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Front Page » August 13, 2009 » Senior focus » Aging boomers perplexing problem for planners
Published 1,709 days ago

Aging boomers perplexing problem for planners


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While there are plenty of war babies, depression babies and even some post World War I babies still around, the baby boomers are getting the attention, because they are and will be the biggest group of older people this country has ever seen in one bulge. They are living longer and being more active than any group their age before them. Fifty years ago when someone was 60 years old they were almost ready to hang it up; today 60 year olds are skydiving, skiing, doing all kinds of things and many are still working at life long career jobs and intend to keep it that way for some time.

In 2007 those over 65 numbered 37.9 million in a county of nearly 300 million people. That was up over 11 percent from 10 years before. Today the average life expectancy of those who reach age 65 is another 19 years, a far cry from a time in America not that long ago that 65 was considered an advanced age.

But even 85 is starting to not be considered old. The number of people living over 100 is increasing rapidly. In 2007 ther were over 80,000 individuals in the United States that were 100 years old or older. That is up 117 percent above 1990 figures, less than 20 years ago.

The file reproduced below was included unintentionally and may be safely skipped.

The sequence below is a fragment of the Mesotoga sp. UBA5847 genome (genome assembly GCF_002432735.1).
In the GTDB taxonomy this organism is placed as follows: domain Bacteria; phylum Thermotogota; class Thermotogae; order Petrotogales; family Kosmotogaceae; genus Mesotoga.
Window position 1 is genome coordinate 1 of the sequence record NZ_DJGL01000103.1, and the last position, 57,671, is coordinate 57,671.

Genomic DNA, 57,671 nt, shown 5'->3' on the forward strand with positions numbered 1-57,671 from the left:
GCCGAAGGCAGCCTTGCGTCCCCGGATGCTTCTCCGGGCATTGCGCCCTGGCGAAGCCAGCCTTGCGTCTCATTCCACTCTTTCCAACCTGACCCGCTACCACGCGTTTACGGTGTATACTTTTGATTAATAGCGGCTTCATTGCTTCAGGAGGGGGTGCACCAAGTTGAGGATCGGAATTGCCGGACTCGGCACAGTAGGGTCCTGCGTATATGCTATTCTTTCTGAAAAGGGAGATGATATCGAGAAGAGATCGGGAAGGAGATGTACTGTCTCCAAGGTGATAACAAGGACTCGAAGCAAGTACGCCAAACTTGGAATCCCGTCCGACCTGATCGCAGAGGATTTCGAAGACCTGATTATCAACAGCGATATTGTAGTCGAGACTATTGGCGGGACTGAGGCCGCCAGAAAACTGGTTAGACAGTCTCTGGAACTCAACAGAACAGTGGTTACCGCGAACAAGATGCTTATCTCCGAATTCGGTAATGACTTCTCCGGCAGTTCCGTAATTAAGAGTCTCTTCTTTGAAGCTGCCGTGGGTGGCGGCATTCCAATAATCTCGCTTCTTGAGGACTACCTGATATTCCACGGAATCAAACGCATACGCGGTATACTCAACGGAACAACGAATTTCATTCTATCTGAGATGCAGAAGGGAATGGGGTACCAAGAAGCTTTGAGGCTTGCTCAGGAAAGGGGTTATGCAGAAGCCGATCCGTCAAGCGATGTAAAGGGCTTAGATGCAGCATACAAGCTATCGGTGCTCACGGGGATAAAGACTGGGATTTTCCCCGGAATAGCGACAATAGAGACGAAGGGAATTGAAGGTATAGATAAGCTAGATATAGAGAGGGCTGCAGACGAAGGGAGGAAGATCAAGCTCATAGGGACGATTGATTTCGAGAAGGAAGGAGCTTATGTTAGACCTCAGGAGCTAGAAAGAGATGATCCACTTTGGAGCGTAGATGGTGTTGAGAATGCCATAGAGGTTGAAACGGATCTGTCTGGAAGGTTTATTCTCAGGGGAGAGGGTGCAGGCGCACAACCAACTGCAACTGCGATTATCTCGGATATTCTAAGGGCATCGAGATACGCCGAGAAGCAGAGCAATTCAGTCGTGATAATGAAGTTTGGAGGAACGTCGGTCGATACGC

What does this all mean? Some of what will happen is unknown because this bulge of older humanity has never happened before. But then when the baby boomers came of age in the 1960's and 70's many predicted it was a generation that would self destruct before it ever got to retirement. Well despite a war that tore apart the country (Vietnam), a president who resigned before he was convicted of a crime, a weak economy and national defense in the late 1970's, 9-11, terrorist wars and the greatest recession in the history of the United States next to the great depression, the rock and roll generation has survived.

The fact is that the older population will continue go grow significantly through the middle of this century. The biggest growth will take place between 2010 and 2030 as the boomers begin to hit 65. By 2020 there will be 55 million people over the age of 65 in the United States; that will be a 36 percent increase over the number of people that age in 2010. By 2030 there will be about 72 million people 65 or older. More importantly those over the age of 85 will dramatically increase too with 6.6 million people being over that age in 2020.

The ramifications of this growth for retirement systems, healthcare and business will be huge. Legacy costs for many businesses who have pension funds could be astronomical, while healthcare facilities could be overloaded and taxed to the maximum.

Presently the major sources of income for older people include social security (reported by 89 percent of older people), income from assets (reported by 55 percent), private pensions (reported by 29 percent), government employee pensions (reported by 14 percent) and earnings (reported by 25 percent). Social security constituted 90 percent or more of the income received by 32 percent of all social security beneficiaries.

(Statistics from the U.S. Department of Health and Human Services).

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August 13, 2009
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